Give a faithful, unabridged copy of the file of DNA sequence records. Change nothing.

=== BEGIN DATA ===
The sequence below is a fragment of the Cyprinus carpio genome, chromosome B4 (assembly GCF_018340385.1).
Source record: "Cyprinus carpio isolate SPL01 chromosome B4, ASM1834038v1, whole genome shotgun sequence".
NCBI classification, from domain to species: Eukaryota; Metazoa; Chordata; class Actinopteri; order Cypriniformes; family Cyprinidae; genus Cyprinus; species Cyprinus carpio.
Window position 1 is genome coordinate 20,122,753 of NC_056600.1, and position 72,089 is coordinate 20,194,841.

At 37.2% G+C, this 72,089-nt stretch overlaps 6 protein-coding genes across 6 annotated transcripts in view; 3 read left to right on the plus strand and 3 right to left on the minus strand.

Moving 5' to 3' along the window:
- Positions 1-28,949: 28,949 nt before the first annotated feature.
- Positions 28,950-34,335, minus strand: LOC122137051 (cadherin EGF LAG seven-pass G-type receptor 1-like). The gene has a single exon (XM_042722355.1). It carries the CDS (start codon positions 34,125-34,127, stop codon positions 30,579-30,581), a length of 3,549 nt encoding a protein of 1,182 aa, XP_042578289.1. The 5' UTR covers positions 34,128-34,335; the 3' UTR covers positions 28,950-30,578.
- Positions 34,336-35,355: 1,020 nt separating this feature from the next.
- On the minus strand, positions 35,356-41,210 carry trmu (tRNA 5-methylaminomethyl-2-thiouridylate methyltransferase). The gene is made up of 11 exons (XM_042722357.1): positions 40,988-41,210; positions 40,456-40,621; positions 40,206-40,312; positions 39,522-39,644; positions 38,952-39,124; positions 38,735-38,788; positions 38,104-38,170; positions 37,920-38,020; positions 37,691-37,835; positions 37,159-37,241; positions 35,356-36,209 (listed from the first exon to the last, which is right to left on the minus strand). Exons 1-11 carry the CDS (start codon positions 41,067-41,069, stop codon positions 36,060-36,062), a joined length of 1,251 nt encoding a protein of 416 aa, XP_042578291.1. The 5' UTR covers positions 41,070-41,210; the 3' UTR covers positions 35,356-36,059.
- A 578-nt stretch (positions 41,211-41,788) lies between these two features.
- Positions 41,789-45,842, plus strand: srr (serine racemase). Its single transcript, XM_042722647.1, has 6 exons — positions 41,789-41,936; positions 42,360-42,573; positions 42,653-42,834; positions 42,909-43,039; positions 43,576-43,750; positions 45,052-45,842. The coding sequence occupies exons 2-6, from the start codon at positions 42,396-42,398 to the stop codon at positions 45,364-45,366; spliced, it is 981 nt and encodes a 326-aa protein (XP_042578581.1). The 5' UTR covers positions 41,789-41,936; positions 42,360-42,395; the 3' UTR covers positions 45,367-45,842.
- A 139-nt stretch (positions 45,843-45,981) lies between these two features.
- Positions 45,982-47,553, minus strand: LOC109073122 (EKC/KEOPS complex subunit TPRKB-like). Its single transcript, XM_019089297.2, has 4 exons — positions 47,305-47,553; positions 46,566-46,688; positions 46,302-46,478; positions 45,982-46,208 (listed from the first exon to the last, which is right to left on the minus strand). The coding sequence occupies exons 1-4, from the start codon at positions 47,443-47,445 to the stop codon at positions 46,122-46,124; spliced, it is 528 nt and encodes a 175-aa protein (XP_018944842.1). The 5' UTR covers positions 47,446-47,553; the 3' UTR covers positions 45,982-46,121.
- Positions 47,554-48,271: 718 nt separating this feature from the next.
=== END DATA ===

The sequence below is a fragment of the Cyprinus carpio genome, chromosome B4 (assembly GCF_018340385.1).
Source record: "Cyprinus carpio isolate SPL01 chromosome B4, ASM1834038v1, whole genome shotgun sequence".
NCBI classification, from domain to species: Eukaryota; Metazoa; Chordata; class Actinopteri; order Cypriniformes; family Cyprinidae; genus Cyprinus; species Cyprinus carpio.
Window position 1 is genome coordinate 20,122,753 of NC_056600.1, and position 72,089 is coordinate 20,194,841.

At 37.2% G+C, this 72,089-nt stretch overlaps 6 protein-coding genes across 6 annotated transcripts in view; 3 read left to right on the plus strand and 3 right to left on the minus strand.

Moving 5' to 3' along the window:
- Positions 1-28,949: 28,949 nt before the first annotated feature.
- Positions 28,950-34,335, minus strand: LOC122137051 (cadherin EGF LAG seven-pass G-type receptor 1-like). The gene has a single exon (XM_042722355.1). It carries the CDS (start codon positions 34,125-34,127, stop codon positions 30,579-30,581), a length of 3,549 nt encoding a protein of 1,182 aa, XP_042578289.1. The 5' UTR covers positions 34,128-34,335; the 3' UTR covers positions 28,950-30,578.
- Positions 34,336-35,355: 1,020 nt separating this feature from the next.
- On the minus strand, positions 35,356-41,210 carry trmu (tRNA 5-methylaminomethyl-2-thiouridylate methyltransferase). The gene is made up of 11 exons (XM_042722357.1): positions 40,988-41,210; positions 40,456-40,621; positions 40,206-40,312; positions 39,522-39,644; positions 38,952-39,124; positions 38,735-38,788; positions 38,104-38,170; positions 37,920-38,020; positions 37,691-37,835; positions 37,159-37,241; positions 35,356-36,209 (listed from the first exon to the last, which is right to left on the minus strand). Exons 1-11 carry the CDS (start codon positions 41,067-41,069, stop codon positions 36,060-36,062), a joined length of 1,251 nt encoding a protein of 416 aa, XP_042578291.1. The 5' UTR covers positions 41,070-41,210; the 3' UTR covers positions 35,356-36,059.
- A 578-nt stretch (positions 41,211-41,788) lies between these two features.
- Positions 41,789-45,842, plus strand: srr (serine racemase). Its single transcript, XM_042722647.1, has 6 exons — positions 41,789-41,936; positions 42,360-42,573; positions 42,653-42,834; positions 42,909-43,039; positions 43,576-43,750; positions 45,052-45,842. The coding sequence occupies exons 2-6, from the start codon at positions 42,396-42,398 to the stop codon at positions 45,364-45,366; spliced, it is 981 nt and encodes a 326-aa protein (XP_042578581.1). The 5' UTR covers positions 41,789-41,936; positions 42,360-42,395; the 3' UTR covers positions 45,367-45,842.
- A 139-nt stretch (positions 45,843-45,981) lies between these two features.
- Positions 45,982-47,553, minus strand: LOC109073122 (EKC/KEOPS complex subunit TPRKB-like). Its single transcript, XM_019089297.2, has 4 exons — positions 47,305-47,553; positions 46,566-46,688; positions 46,302-46,478; positions 45,982-46,208 (listed from the first exon to the last, which is right to left on the minus strand). The coding sequence occupies exons 1-4, from the start codon at positions 47,443-47,445 to the stop codon at positions 46,122-46,124; spliced, it is 528 nt and encodes a 175-aa protein (XP_018944842.1). The 5' UTR covers positions 47,446-47,553; the 3' UTR covers positions 45,982-46,121.
- Positions 47,554-48,271: 718 nt separating this feature from the next.